I am repeating: Ms. Kuneva is a very good professional. Without any doubt, my relationship with her is very good. But she has been too much of a partisan candidate, bound by party discipline, and her silence was conveying the message that the triple coalition was the right one for the country.
Bulgaria would look different today if one year ago, Ms. Kuneva had said the way the government is led will bring about a budget deficit, that this government is violating public procurement legislation, that it radicalises the relations of the country with Brussels.
If she had done so, this would have helped solve the country’s problems. Therefore we have a problem. Yes, I would have proposed to Ms. Kuneva, so that we can use her potential, and take advantage of what the country has invested in her. But you would agree that the most important, the most iconic position for one country in the EU institutions, cannot be given by the ruling party to another political force.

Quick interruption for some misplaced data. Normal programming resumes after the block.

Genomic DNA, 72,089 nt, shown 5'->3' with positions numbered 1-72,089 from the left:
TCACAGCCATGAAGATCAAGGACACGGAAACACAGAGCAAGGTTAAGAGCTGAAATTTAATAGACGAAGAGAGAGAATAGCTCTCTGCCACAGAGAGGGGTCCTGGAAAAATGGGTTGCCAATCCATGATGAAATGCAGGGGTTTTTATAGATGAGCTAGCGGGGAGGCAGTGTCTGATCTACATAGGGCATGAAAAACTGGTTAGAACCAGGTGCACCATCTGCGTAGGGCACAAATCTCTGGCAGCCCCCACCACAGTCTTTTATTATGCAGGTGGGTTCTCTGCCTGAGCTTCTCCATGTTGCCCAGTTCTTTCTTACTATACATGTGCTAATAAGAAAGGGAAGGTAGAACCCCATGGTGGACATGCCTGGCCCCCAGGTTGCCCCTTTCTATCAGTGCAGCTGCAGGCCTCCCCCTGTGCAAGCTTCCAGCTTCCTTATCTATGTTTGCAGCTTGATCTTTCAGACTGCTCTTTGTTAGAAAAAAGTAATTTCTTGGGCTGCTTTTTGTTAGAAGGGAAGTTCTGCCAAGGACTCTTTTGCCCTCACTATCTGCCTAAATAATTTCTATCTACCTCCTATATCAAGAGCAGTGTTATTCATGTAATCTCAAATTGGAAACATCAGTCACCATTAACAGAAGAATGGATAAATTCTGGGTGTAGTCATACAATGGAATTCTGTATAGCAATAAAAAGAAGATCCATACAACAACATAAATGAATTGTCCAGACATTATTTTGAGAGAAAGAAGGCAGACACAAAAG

It would have been different, if two years ago, when GERB won the first  elections for the European Parliament, or when we won by a landslide at the  local elections, NDSV had said: we understand that you will be the next to govern.
As we seek continuity, we offer you one position. Just one symbolic post. As I gave them the post of national bank governor [recently reappointed under the GERB government]. But they didn’t make a step in our direction.
Is there external EU pressure on you over the commissioner post?
No. Because there is no such practice. Just imagine me going to see Ms. Merkel or Mr. Sarkozy and tell them which candidate they should nominate.
But any other lobbying?
If it can be called lobbying, then let me say that EPP president [Wilfried Martens], its leader in the European Parlament [Joseph Daul], categorically said that they strongly call on us to nominate a commissioner from our ranks. They say – it is your decision, but these are our party principles. Otherwise anyone who would tomorrow stand against you could be awarded the best-paid job. As a recompense. This is not fair.